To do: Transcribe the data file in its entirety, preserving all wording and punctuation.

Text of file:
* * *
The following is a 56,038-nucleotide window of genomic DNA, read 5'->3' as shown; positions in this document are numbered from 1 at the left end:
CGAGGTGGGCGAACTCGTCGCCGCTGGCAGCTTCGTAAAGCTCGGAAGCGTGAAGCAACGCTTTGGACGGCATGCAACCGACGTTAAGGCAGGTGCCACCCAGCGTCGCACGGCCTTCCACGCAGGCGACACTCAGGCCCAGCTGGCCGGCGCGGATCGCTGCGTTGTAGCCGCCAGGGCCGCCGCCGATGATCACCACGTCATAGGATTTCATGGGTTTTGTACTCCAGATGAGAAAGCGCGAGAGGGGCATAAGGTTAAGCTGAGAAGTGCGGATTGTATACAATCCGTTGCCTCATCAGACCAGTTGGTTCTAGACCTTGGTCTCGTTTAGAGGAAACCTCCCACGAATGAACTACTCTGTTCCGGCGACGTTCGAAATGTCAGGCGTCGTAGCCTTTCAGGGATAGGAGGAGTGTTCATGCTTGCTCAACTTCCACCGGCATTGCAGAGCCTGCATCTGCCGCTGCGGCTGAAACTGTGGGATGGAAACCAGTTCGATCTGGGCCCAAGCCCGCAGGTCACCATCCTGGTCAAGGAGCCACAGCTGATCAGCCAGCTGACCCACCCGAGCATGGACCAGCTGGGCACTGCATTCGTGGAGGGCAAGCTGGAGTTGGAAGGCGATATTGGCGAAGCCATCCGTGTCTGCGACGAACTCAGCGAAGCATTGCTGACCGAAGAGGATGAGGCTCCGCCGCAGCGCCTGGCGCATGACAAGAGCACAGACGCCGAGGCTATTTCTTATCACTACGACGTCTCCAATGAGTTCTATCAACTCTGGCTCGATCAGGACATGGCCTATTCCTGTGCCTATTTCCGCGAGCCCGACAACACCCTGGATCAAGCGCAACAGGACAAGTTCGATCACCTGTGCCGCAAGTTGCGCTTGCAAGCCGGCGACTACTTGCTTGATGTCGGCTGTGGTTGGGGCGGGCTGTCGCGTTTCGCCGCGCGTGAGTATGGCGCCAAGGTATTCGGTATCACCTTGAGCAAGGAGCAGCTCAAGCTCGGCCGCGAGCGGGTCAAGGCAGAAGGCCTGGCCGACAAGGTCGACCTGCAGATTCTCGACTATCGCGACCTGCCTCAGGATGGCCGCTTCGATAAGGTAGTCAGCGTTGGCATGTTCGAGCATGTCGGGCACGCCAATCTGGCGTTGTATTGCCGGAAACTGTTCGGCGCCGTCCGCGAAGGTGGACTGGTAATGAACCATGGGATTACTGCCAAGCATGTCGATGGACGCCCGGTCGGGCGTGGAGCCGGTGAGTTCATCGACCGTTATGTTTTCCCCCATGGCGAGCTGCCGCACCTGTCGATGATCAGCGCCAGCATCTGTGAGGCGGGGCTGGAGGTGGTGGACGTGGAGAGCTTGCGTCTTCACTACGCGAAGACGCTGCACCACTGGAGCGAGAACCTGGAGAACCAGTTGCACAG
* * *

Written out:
The following is a 56,038-nucleotide window of genomic DNA, read 5'->3' as shown; positions in this document are numbered from 1 at the left end:
CGAGGTGGGCGAACTCGTCGCCGCTGGCAGCTTCGTAAAGCTCGGAAGCGTGAAGCAACGCTTTGGACGGCATGCAACCGACGTTAAGGCAGGTGCCACCCAGCGTCGCACGGCCTTCCACGCAGGCGACACTCAGGCCCAGCTGGCCGGCGCGGATCGCTGCGTTGTAGCCGCCAGGGCCGCCGCCGATGATCACCACGTCATAGGATTTCATGGGTTTTGTACTCCAGATGAGAAAGCGCGAGAGGGGCATAAGGTTAAGCTGAGAAGTGCGGATTGTATACAATCCGTTGCCTCATCAGACCAGTTGGTTCTAGACCTTGGTCTCGTTTAGAGGAAACCTCCCACGAATGAACTACTCTGTTCCGGCGACGTTCGAAATGTCAGGCGTCGTAGCCTTTCAGGGATAGGAGGAGTGTTCATGCTTGCTCAACTTCCACCGGCATTGCAGAGCCTGCATCTGCCGCTGCGGCTGAAACTGTGGGATGGAAACCAGTTCGATCTGGGCCCAAGCCCGCAGGTCACCATCCTGGTCAAGGAGCCACAGCTGATCAGCCAGCTGACCCACCCGAGCATGGACCAGCTGGGCACTGCATTCGTGGAGGGCAAGCTGGAGTTGGAAGGCGATATTGGCGAAGCCATCCGTGTCTGCGACGAACTCAGCGAAGCATTGCTGACCGAAGAGGATGAGGCTCCGCCGCAGCGCCTGGCGCATGACAAGAGCACAGACGCCGAGGCTATTTCTTATCACTACGACGTCTCCAATGAGTTCTATCAACTCTGGCTCGATCAGGACATGGCCTATTCCTGTGCCTATTTCCGCGAGCCCGACAACACCCTGGATCAAGCGCAACAGGACAAGTTCGATCACCTGTGCCGCAAGTTGCGCTTGCAAGCCGGCGACTACTTGCTTGATGTCGGCTGTGGTTGGGGCGGGCTGTCGCGTTTCGCCGCGCGTGAGTATGGCGCCAAGGTATTCGGTATCACCTTGAGCAAGGAGCAGCTCAAGCTCGGCCGCGAGCGGGTCAAGGCAGAAGGCCTGGCCGACAAGGTCGACCTGCAGATTCTCGACTATCGCGACCTGCCTCAGGATGGCCGCTTCGATAAGGTAGTCAGCGTTGGCATGTTCGAGCATGTCGGGCACGCCAATCTGGCGTTGTATTGCCGGAAACTGTTCGGCGCCGTCCGCGAAGGTGGACTGGTAATGAACCATGGGATTACTGCCAAGCATGTCGATGGACGCCCGGTCGGGCGTGGAGCCGGTGAGTTCATCGACCGTTATGTTTTCCCCCATGGCGAGCTGCCGCACCTGTCGATGATCAGCGCCAGCATCTGTGAGGCGGGGCTGGAGGTGGTGGACGTGGAGAGCTTGCGTCTTCACTACGCGAAGACGCTGCACCACTGGAGCGAGAACCTGGAGAACCAGTTGCACAG